This provides my point of departure from previous scholarship on Aphrahat and Judaism: I argue that “the Jews” of Aphrahat’s anti-Jewish polemic are entirely a rhetorical construct. Thus, this Jewish opponent serves as a literary device through which Aphrahat instructs his readers and constructs Christian identity. Aphrahat’s depiction of Christian identity is dependent upon his particular construction of Jewish identity; the latter provides the foil against which the former emerges. Moreover, I argue that the context for this rhetorical Jewish opponent is the diversity of early Christian identity in Sasanian Persia, which Aphrahat attempts to unify through his writings.
The first three chapters of my dissertation serve as prolegomena. In Chapter 1, I construct a methodology for employing identity theory as a lens for reading the Demonstrations by surveying both sociological literature on identity and secondary literature that applies “identity” frameworks to late ancient texts. In this survey, I am particularly interested in the construction and regulation of communal boundaries through the identification and description of “the other.” In other words, I found identity theory to be a helpful framework because I am interested in the discursive act of description and the ways that such description functions as a boundary marker between religious communities.
I found identity theory to be particularly useful for a fresh reading of the Demonstrations because it forced me to step back and consider the ways that Aphrahat describes and defines the identities in question. In fact, it’s somewhat ironic to say that Aphrahat constructs “Christian” identity because he does not use the word “Christian” as a descriptor. Rather, Aphrahat delineates between “the people” (i.e. the Jews) and “the people from among the peoples” (or sometimes “the peoples”), his chosen moniker for his own community. By employing identity theory, I paid attention to the ways that Aphrahat constructs difference between “the people” and “the peoples,” particularly in those places where similarity might threaten to overwhelm constructed boundaries (shared Scripture, shared past, shared God).
In Chapter 2, I provide an in-depth introduction to the Demonstrations as a corpus, with particular interest paid to their reception history both in the later Syriac tradition and in other Eastern Christian languages (Armenian, Arabic, Georgian, and Ethiopic). Chapter 3 is a broad historical sketch of both the political and religious world of fourth-century Sasanian Persia. My primary goal with this sketch was to survey the religious “options” one might be faced with in the Persian Empire in Aphrahat’s lifetime, and particularly to show the diversity of Christian traditions that were alive and well in the fourth century and beyond in the Syriac-speaking world. Thus, in addition to Jewish and Zoroastrian traditions, I consider evidence for Marcionite, Bardaisanite, and Manichaean communities in the fourth century, attempting to place Aphrahat’s project of identity formation in a broader, more vibrant religious context.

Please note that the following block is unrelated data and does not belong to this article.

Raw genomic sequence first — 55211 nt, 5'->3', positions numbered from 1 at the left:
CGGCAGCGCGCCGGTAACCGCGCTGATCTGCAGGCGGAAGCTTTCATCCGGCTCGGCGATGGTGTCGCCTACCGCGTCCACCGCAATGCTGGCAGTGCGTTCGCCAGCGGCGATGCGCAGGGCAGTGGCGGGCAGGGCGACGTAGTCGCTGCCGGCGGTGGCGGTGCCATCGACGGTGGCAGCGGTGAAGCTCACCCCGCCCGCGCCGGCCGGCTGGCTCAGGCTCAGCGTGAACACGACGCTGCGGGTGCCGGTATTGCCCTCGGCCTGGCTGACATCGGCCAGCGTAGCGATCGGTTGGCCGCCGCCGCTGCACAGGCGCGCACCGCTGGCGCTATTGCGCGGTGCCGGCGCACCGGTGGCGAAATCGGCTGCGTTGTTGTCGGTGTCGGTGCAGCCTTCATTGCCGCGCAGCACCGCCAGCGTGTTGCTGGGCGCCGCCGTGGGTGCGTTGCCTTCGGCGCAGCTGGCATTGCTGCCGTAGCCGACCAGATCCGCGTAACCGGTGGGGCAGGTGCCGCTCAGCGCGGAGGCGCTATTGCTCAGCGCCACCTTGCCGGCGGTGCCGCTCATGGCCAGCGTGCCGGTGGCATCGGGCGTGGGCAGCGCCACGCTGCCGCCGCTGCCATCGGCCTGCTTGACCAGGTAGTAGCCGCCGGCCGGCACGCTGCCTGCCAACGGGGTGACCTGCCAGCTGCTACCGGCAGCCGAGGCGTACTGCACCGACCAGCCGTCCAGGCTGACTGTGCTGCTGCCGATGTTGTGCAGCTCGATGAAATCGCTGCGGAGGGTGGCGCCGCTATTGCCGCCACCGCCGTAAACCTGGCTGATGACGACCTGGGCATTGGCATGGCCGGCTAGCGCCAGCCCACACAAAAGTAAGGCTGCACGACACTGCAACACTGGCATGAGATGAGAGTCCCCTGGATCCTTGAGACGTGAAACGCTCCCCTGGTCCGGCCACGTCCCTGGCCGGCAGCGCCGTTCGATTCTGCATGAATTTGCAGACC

The final three chapters provide the heart of my argument about identity formation in the Demonstrations. The first piece of this argument is a reconsideration of Aphrahat’s treatment of the body-soul relationship and the implications of that relationship in Christian practice (baptism) and belief (bodily resurrection of the dead). Despite some of the unique aspects of Aphrahat’s treatment (e.g. sleep of the soul), the substance of his argument has received surprisingly little attention. Aphrahat frames the topic of the body-soul relationship as a debate with an unnamed opponent about the correct interpretation of 1 Cor. 15 (who didn’t argue about 1 Cor. 15 in late antiquity?). Rather than trying to identify a particular opponent (Marcionite, Bardaisanite, etc.), I present Aphrahat’s argument within the context of broader Jewish, Christian, and para-Christian interpretive traditions about the creation of humanity and God “breathing” the soul into humanity (Gen 2:7) and the subsequent concept of sense-perception associated with the soul-body problem in late antiquity. As such, I read Aphrahat’s argument within a broad interpretive stream that ranges from Rabbinic texts to Nag Hammadi texts, from Aristotle to the Stoics, from Philo to the Manichaeans, and from Ephrem to Augustine.